The law of South Africa affords parties the freedom to enter into a contract and to choose who they wish to enter into a contract with. The general requirements for a legally enforceable contract are consensus, capacity, certain mandatory formalities and legality.

In exercising their freedom of contract, the parties to a contract are permitted to conclude an arbitration agreement or to include an arbitration clause in their contract. An arbitration agreement is a written agreement that provides for the reference of any existing dispute or any future dispute relating to a matter specified in the agreement, to arbitration.

When entering into a contract, the possibility of a dispute arising is unforeseeable. Therefore, it is imperative that the contract provide for the submission of a dispute to arbitration by stipulating that, if a dispute should arise between the parties making a purported contract voidable, that dispute should be submitted to arbitration and not to our courts.

Failure to refer a dispute to arbitration prior to instituting legal proceedings

In the event of a dispute where the aggrieved party institutes litigation proceedings in any court against any other party to the arbitration agreement, without first referring a dispute to arbitration, the other party may at any time after entering into an appearance to defend, but before delivering any pleadings, apply to court for a stay of such proceedings as provided for in section 6 of the Arbitration Act.

Fraudulent misrepresentation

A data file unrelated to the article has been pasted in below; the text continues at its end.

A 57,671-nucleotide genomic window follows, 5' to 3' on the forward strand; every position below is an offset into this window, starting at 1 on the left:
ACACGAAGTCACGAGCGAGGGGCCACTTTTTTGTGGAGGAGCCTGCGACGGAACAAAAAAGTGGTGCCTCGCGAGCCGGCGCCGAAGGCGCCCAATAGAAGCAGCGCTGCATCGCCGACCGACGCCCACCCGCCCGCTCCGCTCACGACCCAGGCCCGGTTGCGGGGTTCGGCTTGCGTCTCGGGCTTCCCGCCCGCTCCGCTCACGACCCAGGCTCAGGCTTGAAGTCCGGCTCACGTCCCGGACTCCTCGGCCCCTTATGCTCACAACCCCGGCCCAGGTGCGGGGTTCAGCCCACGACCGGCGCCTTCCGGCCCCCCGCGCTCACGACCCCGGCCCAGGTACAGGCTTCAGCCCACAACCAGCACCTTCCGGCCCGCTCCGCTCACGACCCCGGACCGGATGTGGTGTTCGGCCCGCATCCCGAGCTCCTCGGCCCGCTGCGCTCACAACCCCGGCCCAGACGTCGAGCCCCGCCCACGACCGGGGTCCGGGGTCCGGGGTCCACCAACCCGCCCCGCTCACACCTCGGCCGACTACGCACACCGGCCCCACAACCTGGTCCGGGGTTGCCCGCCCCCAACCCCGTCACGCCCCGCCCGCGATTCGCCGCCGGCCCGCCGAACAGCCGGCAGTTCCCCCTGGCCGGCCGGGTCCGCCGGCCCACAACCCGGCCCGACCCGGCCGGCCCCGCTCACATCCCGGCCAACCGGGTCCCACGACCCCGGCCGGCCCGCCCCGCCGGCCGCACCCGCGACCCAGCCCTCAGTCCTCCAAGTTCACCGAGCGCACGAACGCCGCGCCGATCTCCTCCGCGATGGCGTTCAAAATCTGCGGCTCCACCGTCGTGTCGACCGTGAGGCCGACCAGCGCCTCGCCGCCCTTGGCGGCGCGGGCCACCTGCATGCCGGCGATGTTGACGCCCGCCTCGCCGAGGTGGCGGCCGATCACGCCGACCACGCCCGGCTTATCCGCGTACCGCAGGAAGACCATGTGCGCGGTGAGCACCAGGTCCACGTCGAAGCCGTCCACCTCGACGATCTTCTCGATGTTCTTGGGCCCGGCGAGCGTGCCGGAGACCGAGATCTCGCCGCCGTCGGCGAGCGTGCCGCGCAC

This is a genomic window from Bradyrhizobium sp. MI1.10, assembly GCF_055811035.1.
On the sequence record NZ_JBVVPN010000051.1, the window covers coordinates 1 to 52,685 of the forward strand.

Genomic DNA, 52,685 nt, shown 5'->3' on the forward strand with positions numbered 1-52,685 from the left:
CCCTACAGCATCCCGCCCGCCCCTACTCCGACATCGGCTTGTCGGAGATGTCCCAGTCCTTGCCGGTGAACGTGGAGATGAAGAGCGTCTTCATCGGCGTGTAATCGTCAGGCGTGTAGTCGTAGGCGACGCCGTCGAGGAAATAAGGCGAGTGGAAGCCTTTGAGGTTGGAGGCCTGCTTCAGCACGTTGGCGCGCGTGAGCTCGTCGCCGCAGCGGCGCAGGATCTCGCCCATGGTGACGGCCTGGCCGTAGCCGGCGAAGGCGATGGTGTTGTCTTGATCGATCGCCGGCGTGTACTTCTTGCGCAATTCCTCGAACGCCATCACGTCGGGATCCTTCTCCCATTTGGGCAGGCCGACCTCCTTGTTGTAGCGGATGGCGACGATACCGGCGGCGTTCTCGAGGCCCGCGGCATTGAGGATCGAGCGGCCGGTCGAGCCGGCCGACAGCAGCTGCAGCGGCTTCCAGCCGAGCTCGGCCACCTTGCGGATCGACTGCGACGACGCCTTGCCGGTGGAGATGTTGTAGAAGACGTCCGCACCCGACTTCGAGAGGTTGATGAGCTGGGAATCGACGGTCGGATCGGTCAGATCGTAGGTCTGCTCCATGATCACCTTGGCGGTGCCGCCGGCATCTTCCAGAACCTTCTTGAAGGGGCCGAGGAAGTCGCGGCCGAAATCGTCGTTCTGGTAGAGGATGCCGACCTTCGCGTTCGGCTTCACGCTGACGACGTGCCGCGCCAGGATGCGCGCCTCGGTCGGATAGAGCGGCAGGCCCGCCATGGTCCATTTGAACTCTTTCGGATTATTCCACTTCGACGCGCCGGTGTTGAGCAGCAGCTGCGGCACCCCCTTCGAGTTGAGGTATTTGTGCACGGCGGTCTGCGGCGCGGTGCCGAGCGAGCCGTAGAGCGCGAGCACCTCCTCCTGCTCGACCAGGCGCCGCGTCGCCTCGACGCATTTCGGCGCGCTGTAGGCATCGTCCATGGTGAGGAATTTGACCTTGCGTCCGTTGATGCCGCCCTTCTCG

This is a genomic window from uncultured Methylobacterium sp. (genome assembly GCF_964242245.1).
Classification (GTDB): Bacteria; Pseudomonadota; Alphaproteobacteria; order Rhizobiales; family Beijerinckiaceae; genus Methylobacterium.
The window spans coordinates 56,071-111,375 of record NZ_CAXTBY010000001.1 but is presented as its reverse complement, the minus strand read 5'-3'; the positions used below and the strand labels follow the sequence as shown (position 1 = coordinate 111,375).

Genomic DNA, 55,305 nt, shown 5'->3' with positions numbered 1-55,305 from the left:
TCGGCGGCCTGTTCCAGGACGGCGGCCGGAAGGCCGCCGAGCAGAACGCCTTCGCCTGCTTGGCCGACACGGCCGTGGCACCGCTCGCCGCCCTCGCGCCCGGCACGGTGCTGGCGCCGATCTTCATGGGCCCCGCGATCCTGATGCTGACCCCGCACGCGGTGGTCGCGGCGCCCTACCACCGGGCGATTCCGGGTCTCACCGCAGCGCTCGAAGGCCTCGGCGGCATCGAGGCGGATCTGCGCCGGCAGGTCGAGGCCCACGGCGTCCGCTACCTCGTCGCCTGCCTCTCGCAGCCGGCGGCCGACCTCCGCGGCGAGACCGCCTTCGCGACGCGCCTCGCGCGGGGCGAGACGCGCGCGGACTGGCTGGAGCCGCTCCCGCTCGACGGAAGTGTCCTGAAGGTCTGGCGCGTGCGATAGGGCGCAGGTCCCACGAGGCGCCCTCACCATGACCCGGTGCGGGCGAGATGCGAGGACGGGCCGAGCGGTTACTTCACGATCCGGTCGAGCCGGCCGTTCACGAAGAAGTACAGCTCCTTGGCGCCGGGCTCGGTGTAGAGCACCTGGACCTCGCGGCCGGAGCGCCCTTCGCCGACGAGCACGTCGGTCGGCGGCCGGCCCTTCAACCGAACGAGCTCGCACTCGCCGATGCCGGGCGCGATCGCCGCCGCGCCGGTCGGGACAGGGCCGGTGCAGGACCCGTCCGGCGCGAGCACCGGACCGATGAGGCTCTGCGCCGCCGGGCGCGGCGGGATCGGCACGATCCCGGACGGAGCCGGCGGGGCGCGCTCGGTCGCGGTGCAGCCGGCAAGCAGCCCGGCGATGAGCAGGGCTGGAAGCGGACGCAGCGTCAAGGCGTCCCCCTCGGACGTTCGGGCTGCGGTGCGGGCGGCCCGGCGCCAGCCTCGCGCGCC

It is crucial for contracting parties to expressly state in a contract that in the event of a dispute regarding the validity of the contract when fraud is alleged, the arbitration will be referred to arbitration rather than to proceed to court. In Namasthethu Electrical (Pty) Ltd v City of Cape Town and Another[1], the Supreme Court of Appeal considered whether a dispute resolution clause in a contract that came about as the result of fraud and misrepresentation is regarded as invalid. The court held that fraud invalidates the contract and the arbitration clause.

In North East Finance (Pty) Ltd v Standard Bank of South Africa Ltd, the court considered the question of fraud in relation to an arbitration clause and reiterated that the fraudulent misrepresentation shall make the contract voidable. In that regard, the court held that the arbitration clause could not survive in the face of allegations of fraud by one party, even though it expressly included the phrase ‘any question as to the enforceability of this contract’.

Conclusion

As much as an arbitration clause in a contract is enforceable, the contracting parties must expressly state in a contract, that in the event of a dispute regarding the validity of the contract, when fraud is alleged, the arbitration will be referred to arbitration rather than to proceed to court.

 

 

[1] Case number 201/19.